Despite all of the challenges that have come with the Covid-19 pandemic, 2020 was a productive year for Natalie Morales.
While appearing on screen in Netflix dark comedy Dead to Me and more, the actress also directed her first two features, Language Lessons and Plan B. The former title, which she also co-wrote and executive produced, premieres at the South by Southwest Film Festival today.
“It was this crazy thing where I somehow made these two movies within like four months of each other, not intentionally at all, and they are also so incredibly different from each other,” Morales said, in an appearance at Deadline’s virtual SXSW Studio. “But I love them both, and they’re both such a big part of me.”
If the pandemic hadn’t happened, Morales said, the festival title would not have been made—at least not this year. But when the plug was pulled on Plan B a day ahead of its shoot, she adjusted quickly, diving deep into work on Language Lessons with fellow co-writer, EP and star Mark Duplass.
Produced by Duplass Brothers Productions, the intimate two-hander centers on Cariño (Morales) and Adam (Duplass), a Spanish teacher and her student, who develop a bond over Zoom that’s deeper than either would have anticipated. The first seed of the idea came from Duplass, who began taking virtual Spanish lessons, shortly after the pandemic first shuttered production. “It was just a really interesting dynamic where I’m not that great at small talk. So, we were supposed to be practicing, and I noticed that our conversations would go a little deeper than they normally would, more quickly. And I thought, ‘Well, that’s interesting,’” he said, in conversation with Morales. “The 2D connection on Zoom is supposed to mean that it takes longer to get to know someone, but in this instance, we’re moving more quickly.”
Referred to by Duplass as a “platonic love story,” Language Lessons’ storyline emerged organically through extended conversations with Morales, with each collaborator writing the dialogue for their own character.
While full of seamless comedic banter, the film also has its fair share of weighty dramatic material. Naturally, it was penned, bearing in mind losses each collaborator experienced in the time of Covid.
“The name Cariño, or Caridad was inspired by a longtime family friend of mine who…died of Covid,” Morales shared. “Actually, she hadn’t died at that point. [But] she was sick with Covid, and she was on my brain.”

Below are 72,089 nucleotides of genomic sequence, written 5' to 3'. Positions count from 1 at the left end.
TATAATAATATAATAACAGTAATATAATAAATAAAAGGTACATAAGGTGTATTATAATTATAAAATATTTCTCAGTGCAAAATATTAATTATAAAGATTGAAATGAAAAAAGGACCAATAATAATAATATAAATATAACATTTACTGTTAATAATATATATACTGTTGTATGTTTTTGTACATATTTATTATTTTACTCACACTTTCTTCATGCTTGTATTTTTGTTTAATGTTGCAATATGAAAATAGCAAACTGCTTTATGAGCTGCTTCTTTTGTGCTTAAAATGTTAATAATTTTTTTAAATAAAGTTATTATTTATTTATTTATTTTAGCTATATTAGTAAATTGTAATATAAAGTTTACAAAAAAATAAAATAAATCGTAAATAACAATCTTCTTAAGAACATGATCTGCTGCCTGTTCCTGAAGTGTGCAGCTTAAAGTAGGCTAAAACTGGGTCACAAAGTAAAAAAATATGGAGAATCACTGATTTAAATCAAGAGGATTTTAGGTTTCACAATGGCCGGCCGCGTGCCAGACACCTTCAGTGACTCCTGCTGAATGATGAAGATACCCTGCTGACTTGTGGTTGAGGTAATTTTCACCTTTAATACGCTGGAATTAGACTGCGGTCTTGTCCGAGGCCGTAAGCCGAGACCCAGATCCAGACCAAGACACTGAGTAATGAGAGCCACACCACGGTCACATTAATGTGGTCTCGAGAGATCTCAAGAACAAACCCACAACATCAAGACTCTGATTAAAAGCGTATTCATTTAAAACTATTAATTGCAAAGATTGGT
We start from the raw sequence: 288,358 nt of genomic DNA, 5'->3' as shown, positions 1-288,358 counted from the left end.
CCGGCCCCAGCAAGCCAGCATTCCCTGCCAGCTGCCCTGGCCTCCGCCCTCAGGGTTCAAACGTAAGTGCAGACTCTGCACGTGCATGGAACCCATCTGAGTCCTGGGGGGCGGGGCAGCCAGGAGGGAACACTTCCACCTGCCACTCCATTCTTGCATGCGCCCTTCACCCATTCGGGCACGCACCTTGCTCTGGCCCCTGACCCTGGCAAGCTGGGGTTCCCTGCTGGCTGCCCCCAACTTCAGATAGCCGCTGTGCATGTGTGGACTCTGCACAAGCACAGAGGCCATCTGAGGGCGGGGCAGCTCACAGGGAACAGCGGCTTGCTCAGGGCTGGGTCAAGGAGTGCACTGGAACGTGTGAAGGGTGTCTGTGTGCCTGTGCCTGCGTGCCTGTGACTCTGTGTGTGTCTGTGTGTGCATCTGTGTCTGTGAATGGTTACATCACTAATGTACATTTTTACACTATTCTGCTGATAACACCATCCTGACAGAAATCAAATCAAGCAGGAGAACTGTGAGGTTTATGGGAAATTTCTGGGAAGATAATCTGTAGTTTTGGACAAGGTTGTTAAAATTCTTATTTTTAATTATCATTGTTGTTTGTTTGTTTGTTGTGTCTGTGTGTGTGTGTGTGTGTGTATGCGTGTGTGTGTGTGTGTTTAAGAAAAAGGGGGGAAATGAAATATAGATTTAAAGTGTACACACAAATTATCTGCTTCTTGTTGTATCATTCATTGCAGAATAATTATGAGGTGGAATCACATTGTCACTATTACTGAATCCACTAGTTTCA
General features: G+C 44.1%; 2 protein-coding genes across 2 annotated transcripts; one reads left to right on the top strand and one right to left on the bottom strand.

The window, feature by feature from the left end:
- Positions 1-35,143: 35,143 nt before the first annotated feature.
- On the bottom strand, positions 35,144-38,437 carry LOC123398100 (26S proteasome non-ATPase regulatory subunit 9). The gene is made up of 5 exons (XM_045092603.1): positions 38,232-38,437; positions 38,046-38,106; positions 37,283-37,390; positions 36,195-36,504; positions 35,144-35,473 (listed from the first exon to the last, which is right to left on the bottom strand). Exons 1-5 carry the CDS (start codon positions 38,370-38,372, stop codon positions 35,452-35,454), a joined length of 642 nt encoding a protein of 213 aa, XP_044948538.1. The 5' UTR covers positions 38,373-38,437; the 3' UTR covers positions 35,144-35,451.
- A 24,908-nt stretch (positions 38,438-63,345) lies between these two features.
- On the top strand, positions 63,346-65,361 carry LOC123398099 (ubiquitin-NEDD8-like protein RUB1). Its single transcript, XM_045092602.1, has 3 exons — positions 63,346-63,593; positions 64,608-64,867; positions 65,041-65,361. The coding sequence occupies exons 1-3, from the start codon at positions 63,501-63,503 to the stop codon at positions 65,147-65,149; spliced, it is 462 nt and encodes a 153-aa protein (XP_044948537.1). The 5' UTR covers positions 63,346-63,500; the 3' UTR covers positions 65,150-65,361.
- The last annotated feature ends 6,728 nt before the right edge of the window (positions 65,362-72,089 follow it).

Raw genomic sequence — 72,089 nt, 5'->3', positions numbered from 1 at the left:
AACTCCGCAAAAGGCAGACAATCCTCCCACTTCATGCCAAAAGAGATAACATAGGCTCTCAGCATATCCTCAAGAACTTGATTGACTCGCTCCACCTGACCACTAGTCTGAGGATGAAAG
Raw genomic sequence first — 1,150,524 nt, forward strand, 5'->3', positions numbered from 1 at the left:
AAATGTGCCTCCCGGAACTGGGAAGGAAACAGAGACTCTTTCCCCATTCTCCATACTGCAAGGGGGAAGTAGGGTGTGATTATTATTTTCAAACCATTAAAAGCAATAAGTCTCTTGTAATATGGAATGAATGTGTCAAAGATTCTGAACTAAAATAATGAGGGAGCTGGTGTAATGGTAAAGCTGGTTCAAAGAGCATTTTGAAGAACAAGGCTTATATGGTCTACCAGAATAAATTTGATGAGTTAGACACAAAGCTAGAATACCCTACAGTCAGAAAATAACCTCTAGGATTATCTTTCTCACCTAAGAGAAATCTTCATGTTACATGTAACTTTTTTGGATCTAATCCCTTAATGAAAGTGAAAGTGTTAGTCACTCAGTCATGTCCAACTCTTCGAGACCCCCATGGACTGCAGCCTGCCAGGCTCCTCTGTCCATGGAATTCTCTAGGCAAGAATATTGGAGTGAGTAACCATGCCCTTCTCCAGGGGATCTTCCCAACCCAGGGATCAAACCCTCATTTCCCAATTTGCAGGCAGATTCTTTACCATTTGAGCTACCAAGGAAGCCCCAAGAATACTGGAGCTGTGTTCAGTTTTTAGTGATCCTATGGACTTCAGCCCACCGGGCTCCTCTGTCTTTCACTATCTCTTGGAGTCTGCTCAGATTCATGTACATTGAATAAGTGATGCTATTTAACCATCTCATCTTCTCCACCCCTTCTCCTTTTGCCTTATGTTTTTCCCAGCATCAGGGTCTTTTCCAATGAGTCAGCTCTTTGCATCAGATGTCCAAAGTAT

“The format allowed for some sort of organic evolution from what we were dealing with in our lives, and there was so much death around us, not only with the Covid stuff,” Duplass added. “It was right around the time when my friend Lynn Shelton had just passed away, and we were dealing with that, figuring out how to grieve across screens and connect.”
Prior to Language Lessons, Morales had directed music videos and episodic TV, in between high-profile acting jobs. While she had been writing scripts even before she went to college, and wanted to direct features for years, she didn’t start out in her career, believing that it would be possible to fulfill that dream.
“I think for a long time, before I started acting, people told me that that wasn’t possible as a career. Then, when I started acting, they were like, ‘You’re just an actor, sorry.’ So, I didn’t ever consider it as an actual possibility,” she said. “When I started writing scripts, luckily, I did have some writer friends who didn’t have that bias. But [with] some other people that I knew that were writers…I wasn’t encouraged, I’ll say that.”
The tide began to turn, in this respect, when Morales was invited by Duplass to direct two episodes of Room 104, the HBO anthology series he created with brother Jay. When the executive producer brought Morales onto the show in 2018, as an actress in episode “A Nightmare,” he immediately felt a kinship with her, recognizing a talent that should be supported.
“It was so obvious to me she was a fully formed creator when I met her,” said Duplass. “It was just a question of having the space to do it.”
With Covid precautions in place, Morales was able to circle back following Language Lessons, shooting Plan B in September. The feature will debut on Hulu this year.
Looking to the future, Morales wants to continue to direct, though she’s not exactly sure what kind of project she’ll be tackling next. “I think that’s really exciting to me,” she said, “and I think if there’s a goal for me, it’s to do things I haven’t seen before.”
Meanwhile, for Duplass, there are two docuseries to promote, those being The Lady and the Dale, which is currently streaming on HBO Max, and Hulu’s Sasquatch. On the acting side, he is currently at work on Season 2 of Apple TV+’s hit drama, The Morning Show.
Language Lessons premieres at SXSW today at 10 a.m. PT. For more from our conversation with Morales and Duplass, check out the video above.
The Deadline Studio is sponsored by Acast.
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